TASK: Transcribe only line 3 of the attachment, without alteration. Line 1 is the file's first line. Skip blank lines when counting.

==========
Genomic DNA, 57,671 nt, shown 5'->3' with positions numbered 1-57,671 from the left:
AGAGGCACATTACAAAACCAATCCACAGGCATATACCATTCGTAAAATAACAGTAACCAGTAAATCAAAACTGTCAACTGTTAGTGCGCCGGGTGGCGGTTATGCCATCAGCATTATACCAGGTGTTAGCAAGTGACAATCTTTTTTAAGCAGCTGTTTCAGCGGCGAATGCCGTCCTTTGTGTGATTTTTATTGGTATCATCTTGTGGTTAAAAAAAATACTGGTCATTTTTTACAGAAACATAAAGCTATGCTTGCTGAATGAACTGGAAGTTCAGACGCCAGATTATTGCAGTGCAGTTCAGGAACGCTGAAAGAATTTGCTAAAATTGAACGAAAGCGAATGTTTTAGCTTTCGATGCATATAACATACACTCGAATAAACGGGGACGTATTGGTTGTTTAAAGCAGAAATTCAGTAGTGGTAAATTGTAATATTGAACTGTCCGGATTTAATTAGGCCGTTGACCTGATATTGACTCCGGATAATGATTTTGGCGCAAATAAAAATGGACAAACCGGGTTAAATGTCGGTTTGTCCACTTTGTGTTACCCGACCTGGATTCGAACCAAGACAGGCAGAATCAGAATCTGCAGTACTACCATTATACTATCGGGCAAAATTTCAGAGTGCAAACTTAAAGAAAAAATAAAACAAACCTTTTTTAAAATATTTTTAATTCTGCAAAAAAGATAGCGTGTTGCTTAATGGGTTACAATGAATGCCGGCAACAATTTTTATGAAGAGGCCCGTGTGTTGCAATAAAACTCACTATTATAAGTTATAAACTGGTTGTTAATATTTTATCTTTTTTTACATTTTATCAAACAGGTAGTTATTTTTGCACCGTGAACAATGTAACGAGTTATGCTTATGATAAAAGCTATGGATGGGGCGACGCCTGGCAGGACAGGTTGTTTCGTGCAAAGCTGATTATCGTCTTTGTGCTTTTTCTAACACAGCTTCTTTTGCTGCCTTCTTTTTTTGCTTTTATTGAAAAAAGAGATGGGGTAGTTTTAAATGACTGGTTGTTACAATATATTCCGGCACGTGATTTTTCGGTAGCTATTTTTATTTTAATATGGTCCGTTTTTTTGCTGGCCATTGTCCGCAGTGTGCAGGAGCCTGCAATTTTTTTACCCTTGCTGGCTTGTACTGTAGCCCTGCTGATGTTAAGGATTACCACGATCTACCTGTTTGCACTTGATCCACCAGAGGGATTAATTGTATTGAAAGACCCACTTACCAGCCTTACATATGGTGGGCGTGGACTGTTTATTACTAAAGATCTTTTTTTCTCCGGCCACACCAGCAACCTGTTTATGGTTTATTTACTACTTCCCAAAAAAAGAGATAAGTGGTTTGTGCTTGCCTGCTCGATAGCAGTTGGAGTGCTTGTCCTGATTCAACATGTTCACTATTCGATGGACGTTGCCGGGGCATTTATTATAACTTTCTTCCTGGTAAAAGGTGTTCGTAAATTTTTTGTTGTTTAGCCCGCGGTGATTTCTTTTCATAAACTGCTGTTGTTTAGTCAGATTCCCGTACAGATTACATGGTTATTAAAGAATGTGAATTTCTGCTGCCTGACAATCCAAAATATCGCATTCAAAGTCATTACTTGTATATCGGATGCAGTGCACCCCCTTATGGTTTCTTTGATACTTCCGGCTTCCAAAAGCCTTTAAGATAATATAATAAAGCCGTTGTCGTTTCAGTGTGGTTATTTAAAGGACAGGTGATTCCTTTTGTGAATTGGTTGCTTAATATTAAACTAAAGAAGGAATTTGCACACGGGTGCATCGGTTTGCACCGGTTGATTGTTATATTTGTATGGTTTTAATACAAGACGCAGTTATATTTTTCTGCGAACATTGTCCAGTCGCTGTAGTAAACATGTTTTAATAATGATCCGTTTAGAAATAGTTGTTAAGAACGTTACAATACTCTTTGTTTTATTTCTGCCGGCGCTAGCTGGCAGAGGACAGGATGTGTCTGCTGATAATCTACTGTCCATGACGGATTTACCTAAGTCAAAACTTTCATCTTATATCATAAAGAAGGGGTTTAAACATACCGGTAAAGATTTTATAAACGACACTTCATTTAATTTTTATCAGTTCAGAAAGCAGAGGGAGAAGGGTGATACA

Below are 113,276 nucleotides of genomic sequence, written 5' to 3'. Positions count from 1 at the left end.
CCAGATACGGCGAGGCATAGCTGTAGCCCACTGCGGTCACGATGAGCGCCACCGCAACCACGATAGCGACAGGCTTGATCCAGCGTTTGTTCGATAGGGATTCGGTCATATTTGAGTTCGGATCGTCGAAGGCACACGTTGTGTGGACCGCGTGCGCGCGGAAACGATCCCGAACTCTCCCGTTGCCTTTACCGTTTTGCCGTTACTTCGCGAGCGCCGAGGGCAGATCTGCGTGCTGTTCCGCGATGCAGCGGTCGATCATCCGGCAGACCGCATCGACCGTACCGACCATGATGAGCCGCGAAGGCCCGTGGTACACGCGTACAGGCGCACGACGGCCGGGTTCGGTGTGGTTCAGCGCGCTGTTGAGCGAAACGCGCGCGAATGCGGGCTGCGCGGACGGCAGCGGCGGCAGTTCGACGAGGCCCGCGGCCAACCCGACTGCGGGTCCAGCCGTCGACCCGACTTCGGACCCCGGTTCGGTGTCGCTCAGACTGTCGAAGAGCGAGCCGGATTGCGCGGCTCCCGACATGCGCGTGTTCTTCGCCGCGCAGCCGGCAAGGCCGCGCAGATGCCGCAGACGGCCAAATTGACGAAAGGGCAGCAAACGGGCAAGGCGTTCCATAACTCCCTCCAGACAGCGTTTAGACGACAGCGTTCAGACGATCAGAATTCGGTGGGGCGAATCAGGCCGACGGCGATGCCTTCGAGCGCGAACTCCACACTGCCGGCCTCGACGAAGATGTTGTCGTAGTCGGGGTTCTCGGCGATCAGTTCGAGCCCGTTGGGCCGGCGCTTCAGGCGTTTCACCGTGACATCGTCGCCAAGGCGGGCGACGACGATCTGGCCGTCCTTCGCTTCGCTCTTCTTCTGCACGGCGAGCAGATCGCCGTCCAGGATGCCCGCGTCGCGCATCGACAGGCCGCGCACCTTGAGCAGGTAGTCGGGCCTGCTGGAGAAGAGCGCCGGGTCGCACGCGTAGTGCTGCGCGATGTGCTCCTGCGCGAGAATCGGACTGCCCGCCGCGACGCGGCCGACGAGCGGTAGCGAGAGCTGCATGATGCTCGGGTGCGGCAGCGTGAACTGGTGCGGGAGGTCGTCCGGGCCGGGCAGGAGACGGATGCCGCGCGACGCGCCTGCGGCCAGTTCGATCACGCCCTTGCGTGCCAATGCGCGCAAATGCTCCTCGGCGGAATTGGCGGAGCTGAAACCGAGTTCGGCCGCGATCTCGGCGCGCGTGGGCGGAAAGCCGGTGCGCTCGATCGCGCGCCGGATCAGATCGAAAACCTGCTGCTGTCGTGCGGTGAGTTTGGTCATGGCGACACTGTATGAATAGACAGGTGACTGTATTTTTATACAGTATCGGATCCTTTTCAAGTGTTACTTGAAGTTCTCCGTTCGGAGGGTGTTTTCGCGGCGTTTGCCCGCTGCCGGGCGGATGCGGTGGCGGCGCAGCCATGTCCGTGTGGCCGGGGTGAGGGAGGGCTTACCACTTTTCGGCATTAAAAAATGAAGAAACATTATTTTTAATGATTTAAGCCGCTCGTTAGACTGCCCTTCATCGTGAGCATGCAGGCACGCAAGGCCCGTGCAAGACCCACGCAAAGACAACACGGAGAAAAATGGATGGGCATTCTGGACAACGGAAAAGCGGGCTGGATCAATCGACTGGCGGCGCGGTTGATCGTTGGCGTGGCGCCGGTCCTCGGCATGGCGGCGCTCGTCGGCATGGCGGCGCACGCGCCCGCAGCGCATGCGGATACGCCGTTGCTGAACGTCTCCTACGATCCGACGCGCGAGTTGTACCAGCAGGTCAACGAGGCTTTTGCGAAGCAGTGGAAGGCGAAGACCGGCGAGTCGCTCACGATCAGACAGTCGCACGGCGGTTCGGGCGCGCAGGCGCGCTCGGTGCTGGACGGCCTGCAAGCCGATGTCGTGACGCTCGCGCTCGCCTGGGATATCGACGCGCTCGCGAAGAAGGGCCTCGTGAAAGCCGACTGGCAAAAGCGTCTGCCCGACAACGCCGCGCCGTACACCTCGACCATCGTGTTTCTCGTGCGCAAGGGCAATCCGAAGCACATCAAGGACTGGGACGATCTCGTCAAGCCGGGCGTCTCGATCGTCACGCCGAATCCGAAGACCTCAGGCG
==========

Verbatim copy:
Below are 113,276 nucleotides of genomic sequence, written 5' to 3'. Positions count from 1 at the left end.